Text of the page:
SUMMARY OF THE INVENTION One object of the invention is to provide a hydraulic throttle actuator capable of sensing the full range of pressures encountered in the hydraulic system, whereby the engine can be accelerated and decelerated in a manner to achieve optimum performance of the hydraulic system.

A further object is to provide, in an open center hydraulic system, spring adjustment means to overcome high back pressures encountered when the engine is running at a high speed and the selector valve is shifted to the no work demand position.

Another object of the invention is to provide a fluid intensifier effective in a hydraulic system to intensify pressure pulses to overcome the force of a return spring acting on the throttle actuating piston under a work cycle condition wherein such pressure pulses are of less magnitude than the'system maximum back pressure.

Another object is to provide a hydraulic throttle actuator having means for accurately adjusting the stroke of the throttle actuating piston.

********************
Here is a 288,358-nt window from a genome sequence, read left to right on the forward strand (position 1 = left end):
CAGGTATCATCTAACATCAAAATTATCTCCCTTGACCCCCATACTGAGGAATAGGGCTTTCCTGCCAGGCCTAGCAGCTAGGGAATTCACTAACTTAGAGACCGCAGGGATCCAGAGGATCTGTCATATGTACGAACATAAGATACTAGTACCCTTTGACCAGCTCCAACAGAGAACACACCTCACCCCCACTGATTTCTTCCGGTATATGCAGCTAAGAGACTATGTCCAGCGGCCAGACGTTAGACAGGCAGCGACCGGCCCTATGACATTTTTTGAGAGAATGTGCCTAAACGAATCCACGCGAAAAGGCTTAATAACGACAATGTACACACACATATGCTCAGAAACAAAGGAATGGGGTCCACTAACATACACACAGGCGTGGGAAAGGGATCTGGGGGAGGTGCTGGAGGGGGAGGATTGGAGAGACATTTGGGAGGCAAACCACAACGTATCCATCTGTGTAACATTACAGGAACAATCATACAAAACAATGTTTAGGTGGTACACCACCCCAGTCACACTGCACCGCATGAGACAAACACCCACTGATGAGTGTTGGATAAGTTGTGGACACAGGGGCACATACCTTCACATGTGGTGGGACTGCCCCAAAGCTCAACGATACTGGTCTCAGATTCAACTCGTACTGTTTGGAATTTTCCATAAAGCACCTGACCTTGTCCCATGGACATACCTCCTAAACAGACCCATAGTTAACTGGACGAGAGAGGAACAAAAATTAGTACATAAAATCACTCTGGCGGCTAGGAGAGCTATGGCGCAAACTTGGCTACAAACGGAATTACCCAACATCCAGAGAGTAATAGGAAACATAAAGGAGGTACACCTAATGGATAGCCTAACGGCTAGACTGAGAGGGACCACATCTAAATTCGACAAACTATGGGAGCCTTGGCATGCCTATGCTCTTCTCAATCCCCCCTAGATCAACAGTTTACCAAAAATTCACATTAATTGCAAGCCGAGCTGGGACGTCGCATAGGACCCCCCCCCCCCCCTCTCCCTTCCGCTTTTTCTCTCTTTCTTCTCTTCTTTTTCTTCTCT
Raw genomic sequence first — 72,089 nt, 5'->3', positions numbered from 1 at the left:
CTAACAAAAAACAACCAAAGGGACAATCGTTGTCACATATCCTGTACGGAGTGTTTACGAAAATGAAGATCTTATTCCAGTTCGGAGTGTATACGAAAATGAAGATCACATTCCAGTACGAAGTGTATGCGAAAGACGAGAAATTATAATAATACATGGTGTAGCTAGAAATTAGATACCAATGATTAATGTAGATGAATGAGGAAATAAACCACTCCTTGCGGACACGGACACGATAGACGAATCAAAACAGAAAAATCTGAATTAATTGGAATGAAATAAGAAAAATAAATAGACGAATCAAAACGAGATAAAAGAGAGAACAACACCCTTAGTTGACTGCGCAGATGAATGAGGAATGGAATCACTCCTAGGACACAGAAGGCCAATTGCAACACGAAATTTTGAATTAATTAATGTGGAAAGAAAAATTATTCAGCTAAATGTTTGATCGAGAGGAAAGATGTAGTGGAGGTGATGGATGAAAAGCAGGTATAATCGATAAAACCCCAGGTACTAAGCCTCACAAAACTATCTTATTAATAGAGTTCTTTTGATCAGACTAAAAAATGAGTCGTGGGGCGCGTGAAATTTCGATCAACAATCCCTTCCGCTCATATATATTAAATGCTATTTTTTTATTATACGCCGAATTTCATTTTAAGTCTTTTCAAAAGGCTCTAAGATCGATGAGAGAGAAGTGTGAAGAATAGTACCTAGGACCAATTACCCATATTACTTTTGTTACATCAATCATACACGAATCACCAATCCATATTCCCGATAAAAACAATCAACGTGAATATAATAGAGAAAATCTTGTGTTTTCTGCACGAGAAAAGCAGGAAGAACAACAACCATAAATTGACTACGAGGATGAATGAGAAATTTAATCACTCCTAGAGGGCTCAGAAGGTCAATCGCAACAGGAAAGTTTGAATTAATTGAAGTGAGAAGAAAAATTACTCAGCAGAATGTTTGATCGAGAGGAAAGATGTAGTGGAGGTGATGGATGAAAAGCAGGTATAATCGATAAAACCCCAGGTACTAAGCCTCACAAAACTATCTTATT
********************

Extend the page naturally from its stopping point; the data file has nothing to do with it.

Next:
These and other objects of the invention will become apparent from the following description and the accompanying drawings,

BRIEF DESCRIPTION OF THE DRAWINGS FIG. 1 is a schematic diagram of a hydraulic system employing a throttle actuator according to the invention,

FIG. 2 is an enlarged vertical sectional view of the actuator shown in FIG. 1 and showing the same connected with the throttle lever of an internal combustion engine,

FIG. 3 is a front elevational view of a clamp bracket for adjustably supporting the cylinder of the throttle actuator piston, and

FIGS. 4, 5 and 6 illustrate further embodiments of the invention.